By doing exercises like Lifts that move the arm through a pattern over and over, you are reinforcing the communication between the brain and the muscles to create & make a healthy movement pattern HABIT - the arm is in constant motion and the core muscles need to make constant adjustments to hold the spine in good alignment. The brain is also working to keep the body balanced. This is a very effective way to train the core muscles because this is what they need to do all day long to keep us upright, no matter what we are doing with our arms.. The muscles need to be working in coordination, making continuous changes in how much force they are producing in order to control the movement of the spine. Whenever we move our arms or legs the core muscles need to work together to keep us balanced and to protect the spine from injury.
CREATE BALANCED STRENGTH BETWEEN THE CORE, ARMS & LEGS
When the core muscles are not properly trained, the spine can move too much during lifting heavy objects and/or twist our bodies quickly or repetitively. This can result in injury or more commonly, small amounts of damage over time. As an example, before core exercises were in my life much at all, even something seemingly simple like doing a bent-over row, I would find as I lifted the dumbbell, it felt like my spine wanted to twist & bend & that I couldn’t get a good weight to challenge my actual muscles while keeping my spine in a healthy position- this means then that you either 1. End up tweaking your back in order to lift a weight heavy enough to fatigue the muscles (lats in this case) you are trying to work; or 2. You use a lightweight that doesn’t cause your spine to move but also, it doesn’t really challenge your muscles - they don’t get tired and they won’t get stronger. This also translates into everyday life where you aren’t able to do anything that involves an item that weighs too much or you’ll hurt your back because you don’t have the training & strength in the core to prevent it from doing weird stuff like twisting.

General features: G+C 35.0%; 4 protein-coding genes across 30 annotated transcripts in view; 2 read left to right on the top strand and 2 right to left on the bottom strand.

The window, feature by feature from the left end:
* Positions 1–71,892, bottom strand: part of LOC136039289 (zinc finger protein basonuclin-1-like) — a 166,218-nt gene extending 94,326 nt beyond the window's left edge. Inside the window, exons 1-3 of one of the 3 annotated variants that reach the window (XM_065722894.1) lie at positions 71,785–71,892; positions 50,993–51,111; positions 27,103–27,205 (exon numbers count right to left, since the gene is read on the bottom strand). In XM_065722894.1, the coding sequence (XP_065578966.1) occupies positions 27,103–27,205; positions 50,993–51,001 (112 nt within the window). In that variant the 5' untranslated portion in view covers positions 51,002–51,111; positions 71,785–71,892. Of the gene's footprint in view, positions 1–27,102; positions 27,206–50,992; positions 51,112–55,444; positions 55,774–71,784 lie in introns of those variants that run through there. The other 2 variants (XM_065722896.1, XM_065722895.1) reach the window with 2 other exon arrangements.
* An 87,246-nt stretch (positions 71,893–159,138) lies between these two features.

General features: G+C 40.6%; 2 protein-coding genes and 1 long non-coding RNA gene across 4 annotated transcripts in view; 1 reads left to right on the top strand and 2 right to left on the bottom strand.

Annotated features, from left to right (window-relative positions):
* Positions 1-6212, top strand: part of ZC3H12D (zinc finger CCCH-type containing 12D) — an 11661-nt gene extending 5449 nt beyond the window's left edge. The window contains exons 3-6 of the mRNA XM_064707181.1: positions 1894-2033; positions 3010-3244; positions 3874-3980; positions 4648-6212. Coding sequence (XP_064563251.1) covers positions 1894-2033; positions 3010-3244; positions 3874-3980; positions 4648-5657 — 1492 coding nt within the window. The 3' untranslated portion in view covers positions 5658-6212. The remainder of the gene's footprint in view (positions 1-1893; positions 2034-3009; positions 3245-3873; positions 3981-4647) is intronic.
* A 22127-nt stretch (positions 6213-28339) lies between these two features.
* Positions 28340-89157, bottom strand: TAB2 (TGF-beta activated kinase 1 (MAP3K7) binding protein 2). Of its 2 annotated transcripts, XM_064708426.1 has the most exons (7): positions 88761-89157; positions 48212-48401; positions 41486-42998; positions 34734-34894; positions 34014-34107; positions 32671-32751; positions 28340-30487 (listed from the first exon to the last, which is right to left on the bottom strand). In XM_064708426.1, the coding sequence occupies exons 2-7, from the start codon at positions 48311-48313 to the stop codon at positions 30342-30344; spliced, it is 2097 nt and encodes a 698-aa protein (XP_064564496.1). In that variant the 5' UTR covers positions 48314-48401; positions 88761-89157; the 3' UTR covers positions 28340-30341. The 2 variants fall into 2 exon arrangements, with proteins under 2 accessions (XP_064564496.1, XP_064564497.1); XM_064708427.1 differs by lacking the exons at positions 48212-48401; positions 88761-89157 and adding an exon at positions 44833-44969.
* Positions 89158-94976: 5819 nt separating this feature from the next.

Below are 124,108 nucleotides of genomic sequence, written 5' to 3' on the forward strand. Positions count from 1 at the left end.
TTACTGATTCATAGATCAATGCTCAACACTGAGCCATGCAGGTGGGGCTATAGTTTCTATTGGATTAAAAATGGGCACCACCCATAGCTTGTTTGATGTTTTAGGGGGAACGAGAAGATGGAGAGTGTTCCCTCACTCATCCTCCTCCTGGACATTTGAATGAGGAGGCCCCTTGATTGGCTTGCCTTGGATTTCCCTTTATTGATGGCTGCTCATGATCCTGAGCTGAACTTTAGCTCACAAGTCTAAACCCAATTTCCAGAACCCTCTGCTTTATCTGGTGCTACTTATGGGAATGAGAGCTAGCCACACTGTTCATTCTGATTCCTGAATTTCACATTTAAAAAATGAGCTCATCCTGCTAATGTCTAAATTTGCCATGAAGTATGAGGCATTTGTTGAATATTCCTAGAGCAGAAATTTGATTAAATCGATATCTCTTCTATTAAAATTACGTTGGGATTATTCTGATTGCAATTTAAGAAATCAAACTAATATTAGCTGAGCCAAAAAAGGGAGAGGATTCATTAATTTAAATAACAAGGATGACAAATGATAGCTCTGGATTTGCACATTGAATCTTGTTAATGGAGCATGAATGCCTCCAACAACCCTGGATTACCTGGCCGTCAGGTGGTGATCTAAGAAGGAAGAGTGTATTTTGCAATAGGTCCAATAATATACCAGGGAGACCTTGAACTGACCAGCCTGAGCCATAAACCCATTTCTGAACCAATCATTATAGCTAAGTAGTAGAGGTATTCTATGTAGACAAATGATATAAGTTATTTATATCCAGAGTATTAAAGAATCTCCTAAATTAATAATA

Once core work became a part of all my workouts, I now feel super stable & strong in my core & I can lift an appropriate weight for the muscles I’m trying to work, without feeling like my core/spine is going to move & get hurt.
Training your body to stabilize your spine while you use your arms will help to prevent damage to the spine and keep your spine healthy.
This exercise will also work the muscles of the arm, not only to stabilize the wrist and elbow but to pull the arm up diagonally and across the body - for a combination of abduction, flexion, and external rotation.
EVERYDAY LIFE &
HOW WE USE OUR core MUSCLES IN EVERYDAY LIFE
1. INTERNAL AND EXTERNAL OBLIQUES
- Rotation of the torso - both to achieve rotation and to resist rotation
- Compression of the abdomen (pulling the belly button in towards the spine)